Paramaribo has a tropical rainy climate, hot and humid. It has two rainy seasons per year. The long rainy season runs from late April to mid-August. The short rainy season runs from mid-December to mid-February. Usually it does not rain all day but there are heavy tropical showers mainly in the afternoon. The temperature is about 30°C but in the dry period from mid-August to mid-December it can rise to 35-40°C. Humidity is year-round about 80% and can exacerbate temperature extremes. It feels clammy and sticky.
- Stroll through the historic centre with its old wooden houses.
- Walk to the Keizerstraat where a mosque and a synagogue are built adjacent to each other. Not far from this place are also a Catholic church and a Hindu temple.
- Visit Waterkant, share a djogo (1 litre) Parbo, the national beer, and enjoy the sunset.
- Visit the flea market on Sunday and the daily lively Central Market.
- Visit the flower expo at the Letitia Vriesdelaan which is scheduled every other Sunday. They sell different type of orchids, cacti, and other plants.
- In the north of Paramaribo is the Blauwgrond quarter. On this former plantation live Javanese people. Sit down at a warung (Javanese for small restaurant or shop) and try one of the lovely dishes.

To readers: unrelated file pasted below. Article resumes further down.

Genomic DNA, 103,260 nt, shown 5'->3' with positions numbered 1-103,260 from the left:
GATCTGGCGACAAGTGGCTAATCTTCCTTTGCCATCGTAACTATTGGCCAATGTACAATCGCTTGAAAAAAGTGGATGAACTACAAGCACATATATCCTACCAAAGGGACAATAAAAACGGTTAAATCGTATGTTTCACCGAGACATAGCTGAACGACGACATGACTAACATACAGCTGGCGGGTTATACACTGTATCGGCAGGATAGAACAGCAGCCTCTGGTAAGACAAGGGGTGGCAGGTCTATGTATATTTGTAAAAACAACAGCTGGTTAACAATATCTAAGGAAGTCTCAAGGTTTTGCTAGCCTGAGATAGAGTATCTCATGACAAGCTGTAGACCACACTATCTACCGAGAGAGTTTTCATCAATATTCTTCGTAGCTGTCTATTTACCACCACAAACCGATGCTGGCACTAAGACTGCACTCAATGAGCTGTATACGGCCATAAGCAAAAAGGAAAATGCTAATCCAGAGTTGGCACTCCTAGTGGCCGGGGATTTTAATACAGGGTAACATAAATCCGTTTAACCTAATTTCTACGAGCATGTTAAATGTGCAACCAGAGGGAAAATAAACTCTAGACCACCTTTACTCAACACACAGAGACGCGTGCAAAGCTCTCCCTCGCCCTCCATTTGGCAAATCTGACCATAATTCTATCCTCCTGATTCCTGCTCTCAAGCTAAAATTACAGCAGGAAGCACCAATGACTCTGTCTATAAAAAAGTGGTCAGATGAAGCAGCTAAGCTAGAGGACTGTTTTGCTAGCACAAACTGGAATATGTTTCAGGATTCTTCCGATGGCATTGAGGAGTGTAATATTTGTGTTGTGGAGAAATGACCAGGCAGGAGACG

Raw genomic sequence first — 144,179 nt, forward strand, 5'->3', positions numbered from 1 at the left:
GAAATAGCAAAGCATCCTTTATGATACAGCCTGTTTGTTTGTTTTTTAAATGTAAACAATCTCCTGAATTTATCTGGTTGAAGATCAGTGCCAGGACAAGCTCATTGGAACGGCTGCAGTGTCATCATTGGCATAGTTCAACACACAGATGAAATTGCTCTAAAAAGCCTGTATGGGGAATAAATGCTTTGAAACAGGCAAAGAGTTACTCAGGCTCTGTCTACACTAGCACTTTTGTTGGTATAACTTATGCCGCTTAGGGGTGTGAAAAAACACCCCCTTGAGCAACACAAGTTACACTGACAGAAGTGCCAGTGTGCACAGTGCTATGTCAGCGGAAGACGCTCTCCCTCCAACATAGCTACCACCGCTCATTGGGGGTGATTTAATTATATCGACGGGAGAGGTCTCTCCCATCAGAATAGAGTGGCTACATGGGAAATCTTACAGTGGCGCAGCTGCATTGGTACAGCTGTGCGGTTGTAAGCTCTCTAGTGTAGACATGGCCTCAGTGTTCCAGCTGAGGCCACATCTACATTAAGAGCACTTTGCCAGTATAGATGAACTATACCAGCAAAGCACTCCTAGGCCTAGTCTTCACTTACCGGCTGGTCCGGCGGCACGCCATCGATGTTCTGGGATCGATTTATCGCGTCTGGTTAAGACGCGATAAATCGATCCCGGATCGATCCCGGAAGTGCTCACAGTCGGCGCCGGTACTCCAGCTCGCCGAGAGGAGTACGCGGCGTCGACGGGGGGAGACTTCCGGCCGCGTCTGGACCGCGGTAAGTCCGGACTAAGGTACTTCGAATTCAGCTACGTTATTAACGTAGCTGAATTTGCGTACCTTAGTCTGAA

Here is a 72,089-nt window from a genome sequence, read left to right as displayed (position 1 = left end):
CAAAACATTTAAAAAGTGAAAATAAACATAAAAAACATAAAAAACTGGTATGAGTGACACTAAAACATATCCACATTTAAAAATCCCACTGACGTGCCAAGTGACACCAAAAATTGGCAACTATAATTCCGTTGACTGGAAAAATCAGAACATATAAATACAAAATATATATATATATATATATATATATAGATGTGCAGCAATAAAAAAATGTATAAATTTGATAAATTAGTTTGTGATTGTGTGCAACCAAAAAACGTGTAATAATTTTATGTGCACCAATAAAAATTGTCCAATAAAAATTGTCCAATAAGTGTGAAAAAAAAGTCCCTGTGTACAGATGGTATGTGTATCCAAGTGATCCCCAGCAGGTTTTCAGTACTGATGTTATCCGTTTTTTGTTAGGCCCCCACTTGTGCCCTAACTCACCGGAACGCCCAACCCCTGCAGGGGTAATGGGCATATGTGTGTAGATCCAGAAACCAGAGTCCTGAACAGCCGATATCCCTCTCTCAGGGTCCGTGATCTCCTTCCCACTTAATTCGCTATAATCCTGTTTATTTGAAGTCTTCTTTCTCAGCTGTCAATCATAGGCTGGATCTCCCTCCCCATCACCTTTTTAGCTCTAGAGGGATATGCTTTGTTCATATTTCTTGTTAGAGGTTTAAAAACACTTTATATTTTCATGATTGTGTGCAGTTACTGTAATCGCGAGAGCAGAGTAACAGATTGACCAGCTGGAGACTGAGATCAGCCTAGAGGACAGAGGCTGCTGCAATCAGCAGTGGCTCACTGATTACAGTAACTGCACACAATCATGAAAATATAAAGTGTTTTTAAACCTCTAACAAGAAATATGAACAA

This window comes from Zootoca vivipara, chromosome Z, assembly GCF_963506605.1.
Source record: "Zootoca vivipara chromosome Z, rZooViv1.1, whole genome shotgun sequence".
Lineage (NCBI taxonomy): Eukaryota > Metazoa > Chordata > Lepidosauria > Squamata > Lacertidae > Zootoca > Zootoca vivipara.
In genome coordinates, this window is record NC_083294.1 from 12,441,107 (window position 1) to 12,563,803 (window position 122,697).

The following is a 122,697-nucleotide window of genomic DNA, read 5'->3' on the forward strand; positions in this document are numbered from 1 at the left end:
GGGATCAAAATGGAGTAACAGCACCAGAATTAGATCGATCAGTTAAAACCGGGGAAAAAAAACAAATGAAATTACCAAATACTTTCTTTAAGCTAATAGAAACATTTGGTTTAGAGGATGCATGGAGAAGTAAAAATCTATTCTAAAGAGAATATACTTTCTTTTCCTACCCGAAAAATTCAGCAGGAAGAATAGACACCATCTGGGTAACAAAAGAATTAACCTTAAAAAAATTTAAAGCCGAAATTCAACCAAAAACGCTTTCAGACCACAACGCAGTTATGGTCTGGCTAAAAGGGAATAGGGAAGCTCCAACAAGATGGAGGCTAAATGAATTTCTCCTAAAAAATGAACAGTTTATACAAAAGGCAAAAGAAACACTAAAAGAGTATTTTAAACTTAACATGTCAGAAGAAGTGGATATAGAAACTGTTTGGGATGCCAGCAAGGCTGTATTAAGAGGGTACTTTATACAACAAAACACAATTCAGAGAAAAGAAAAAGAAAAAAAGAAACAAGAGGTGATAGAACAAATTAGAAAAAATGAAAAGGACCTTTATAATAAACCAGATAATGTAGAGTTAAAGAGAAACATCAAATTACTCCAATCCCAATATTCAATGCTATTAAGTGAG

- Bike or take a taxi to Weg naar Zee (Road to the Sea) which is a Hindustani open air cremation site north of the Kwattaweg. You're permitted to attend a ceremony. Nearby is a pilgrimage sanctuary.
- Thalia theater (Surinamese theater company), Dr. J.F. Nassylaan 4, ☎ +597 472812. The Suriname theater company was founded in 1837 and is the oldest theater company of the Caribbean. The Thalia theater building was opened in 1840, but after its 2011 renovation it now seats 500.
- Carnival (Feb) - Colourful carnival parades.
- Avondvierdaagse (Apr) - Walking and dancing four days long in the streets of Paramaribo. The event starts at 17:00. The route varies and holds a different surprise every day. It meanders through the various neighbourhoods, each with its own characteristics.
- Suripop (National Song Contest) - This festival for Surinamese songwriters is held every two (even) years.
- Divali - This Hindu festival of light is a national day in Suriname since 2010